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    Highlights of the ICANNWatch Archive
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    Analysis of WSIS Outcomes for Internet Governance | Log in/Create an Account | Top | 4 comments | Search Discussion
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    WSIS "declined" to change ICANN?
    by Mueller (muellerNO@SPAMsyr.edu) on Thursday November 24 2005, @06:43PM (#16539)
    User #2901 Info | http://istweb.syr.edu/~mueller/
    The UN was unable to prevent the U.S. from invading Iraq. Does that mean that the world has legitimized the war in Iraq? No, it just means that the U.S. has the power to do what it wants, regardless of what most other nations think.

    Analogously, it seems incorrect to me to say that the world's governments "declined to change ICANN's structures." It would be far more accurate to say that they were unable to change them without US agreement. Since the U.S. would not agree, ICANN remained unchanged. I fail to see how retaining the support of the US - which ICANN already had - signals any change in the level of ICANN's global support.

    The world's governments remain intensely critical of U.S. unilateral control over ICANN, and suspicious or jealous of ICANN's power to make public policy. Those concerns are reflected in the WSIS Agenda, in paragraphs 63, and 68-71. As I have written elsewhere, in leaving the status quo in place, WSIS failed to resolve any major controversies.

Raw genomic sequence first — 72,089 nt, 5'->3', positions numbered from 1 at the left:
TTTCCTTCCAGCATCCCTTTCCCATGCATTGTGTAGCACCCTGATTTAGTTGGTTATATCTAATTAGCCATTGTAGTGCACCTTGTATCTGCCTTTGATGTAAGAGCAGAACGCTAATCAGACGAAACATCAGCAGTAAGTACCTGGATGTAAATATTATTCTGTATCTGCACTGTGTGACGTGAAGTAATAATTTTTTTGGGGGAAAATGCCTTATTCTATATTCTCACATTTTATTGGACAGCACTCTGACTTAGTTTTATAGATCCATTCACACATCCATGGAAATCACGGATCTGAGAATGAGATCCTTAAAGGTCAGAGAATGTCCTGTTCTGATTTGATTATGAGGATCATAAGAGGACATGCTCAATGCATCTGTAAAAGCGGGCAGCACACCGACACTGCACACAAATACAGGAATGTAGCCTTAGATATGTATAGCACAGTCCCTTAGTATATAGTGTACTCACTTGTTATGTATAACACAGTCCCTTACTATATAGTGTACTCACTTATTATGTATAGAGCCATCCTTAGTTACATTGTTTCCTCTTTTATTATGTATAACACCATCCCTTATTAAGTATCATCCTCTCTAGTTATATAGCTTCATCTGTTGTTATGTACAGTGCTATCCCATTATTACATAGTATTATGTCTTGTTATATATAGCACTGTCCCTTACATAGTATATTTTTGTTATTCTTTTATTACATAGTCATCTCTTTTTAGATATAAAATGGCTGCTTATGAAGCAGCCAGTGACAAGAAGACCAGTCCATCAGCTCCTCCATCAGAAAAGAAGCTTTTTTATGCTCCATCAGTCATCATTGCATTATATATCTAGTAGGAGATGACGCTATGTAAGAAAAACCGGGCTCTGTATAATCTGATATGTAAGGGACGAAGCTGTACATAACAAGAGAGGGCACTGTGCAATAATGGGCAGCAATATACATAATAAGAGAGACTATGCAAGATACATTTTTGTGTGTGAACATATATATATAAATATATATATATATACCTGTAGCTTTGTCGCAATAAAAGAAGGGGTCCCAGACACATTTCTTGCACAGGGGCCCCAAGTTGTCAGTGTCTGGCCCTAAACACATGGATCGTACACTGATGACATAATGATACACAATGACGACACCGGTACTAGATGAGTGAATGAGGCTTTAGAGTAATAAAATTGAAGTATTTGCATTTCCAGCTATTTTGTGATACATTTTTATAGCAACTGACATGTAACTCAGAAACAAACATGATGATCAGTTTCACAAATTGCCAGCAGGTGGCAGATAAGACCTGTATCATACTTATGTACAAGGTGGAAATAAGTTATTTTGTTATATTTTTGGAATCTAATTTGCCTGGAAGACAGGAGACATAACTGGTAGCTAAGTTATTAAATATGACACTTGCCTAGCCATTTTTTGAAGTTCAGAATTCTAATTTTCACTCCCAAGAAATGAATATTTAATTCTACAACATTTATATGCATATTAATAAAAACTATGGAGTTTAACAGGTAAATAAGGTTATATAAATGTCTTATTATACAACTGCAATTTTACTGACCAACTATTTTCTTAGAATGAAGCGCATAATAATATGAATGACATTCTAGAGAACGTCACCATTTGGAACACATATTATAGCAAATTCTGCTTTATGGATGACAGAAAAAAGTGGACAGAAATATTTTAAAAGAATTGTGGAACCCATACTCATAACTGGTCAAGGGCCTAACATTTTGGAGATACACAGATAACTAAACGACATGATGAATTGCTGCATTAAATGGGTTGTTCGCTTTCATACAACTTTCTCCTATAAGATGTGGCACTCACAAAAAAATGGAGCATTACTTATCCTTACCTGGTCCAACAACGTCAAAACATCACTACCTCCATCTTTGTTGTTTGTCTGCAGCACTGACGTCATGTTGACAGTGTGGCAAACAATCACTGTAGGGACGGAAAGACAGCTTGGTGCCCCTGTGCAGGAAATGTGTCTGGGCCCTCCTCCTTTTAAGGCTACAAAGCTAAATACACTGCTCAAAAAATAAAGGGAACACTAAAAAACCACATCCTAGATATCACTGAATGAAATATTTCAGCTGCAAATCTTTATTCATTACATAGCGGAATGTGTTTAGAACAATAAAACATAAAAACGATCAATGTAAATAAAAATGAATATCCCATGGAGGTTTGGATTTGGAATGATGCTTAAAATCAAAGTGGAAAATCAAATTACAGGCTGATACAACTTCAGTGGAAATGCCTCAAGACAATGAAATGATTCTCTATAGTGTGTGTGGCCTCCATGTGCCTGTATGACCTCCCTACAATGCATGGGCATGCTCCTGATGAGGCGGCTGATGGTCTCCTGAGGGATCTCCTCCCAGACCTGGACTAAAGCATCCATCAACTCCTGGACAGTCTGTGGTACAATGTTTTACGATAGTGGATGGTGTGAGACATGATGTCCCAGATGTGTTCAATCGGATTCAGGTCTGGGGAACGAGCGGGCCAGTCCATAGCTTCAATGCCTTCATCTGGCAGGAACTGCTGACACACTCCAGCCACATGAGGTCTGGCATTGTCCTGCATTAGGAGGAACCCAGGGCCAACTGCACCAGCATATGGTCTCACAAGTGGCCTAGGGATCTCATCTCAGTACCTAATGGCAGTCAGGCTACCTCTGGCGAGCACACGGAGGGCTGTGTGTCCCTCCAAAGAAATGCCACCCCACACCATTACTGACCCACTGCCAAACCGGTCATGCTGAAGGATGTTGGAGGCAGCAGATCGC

[ Reply to This | Parent ]
    Note to the passing neanderthals
    by Mueller (muellerNO@SPAMsyr.edu) on Saturday November 26 2005, @05:58AM (#16541)
    User #2901 Info | http://istweb.syr.edu/~mueller/
    Thanks for showing us all very clearly how thoughtful, well-informed and considerate of other people are the defenders of U.S. unilateral control.

    Here's a few facts for your edification:

    1. All of those countries you hate are already inside ICANN as part of GAC. Chew on that for a while

    2. No one is talking about turning over "the Internet" to the UN, and indeed, if you think the US "runs the Internet" and that it shouldn't "give it up" then you don't understand a thing about how the Internet works.

    3. The Internet was never a "weapon." It was conceived as a protocol for tying together different physical networks.

    4. The Internet gets its value by means of network externalities, so regardless of who invented the protocol (and it wasn't you, was it?) the importance and value of the internet comes from people joining that network globally. Networks in Europe, Asia, etc. have made investments in infrastructure and add as much value to the internet as U.S. companies and organizations.

    5. I don't see how it helps the Internet or me as a U.S. citizens for a bureacrat in the Dept. of Commerce to have some unaccountable and arbitrary power over changes in the root zone file. Perhaps you can explain that, assuming that you know what the root zone file is.

    6. The U.S. government, when it comes down to it, has more in common with other governments than it does with ordinary citizens and internet users.

    7. The WWW protocol, which is what made the Internet easy enough for simpletons like you to use, was not invented here but by a Swiss institute.

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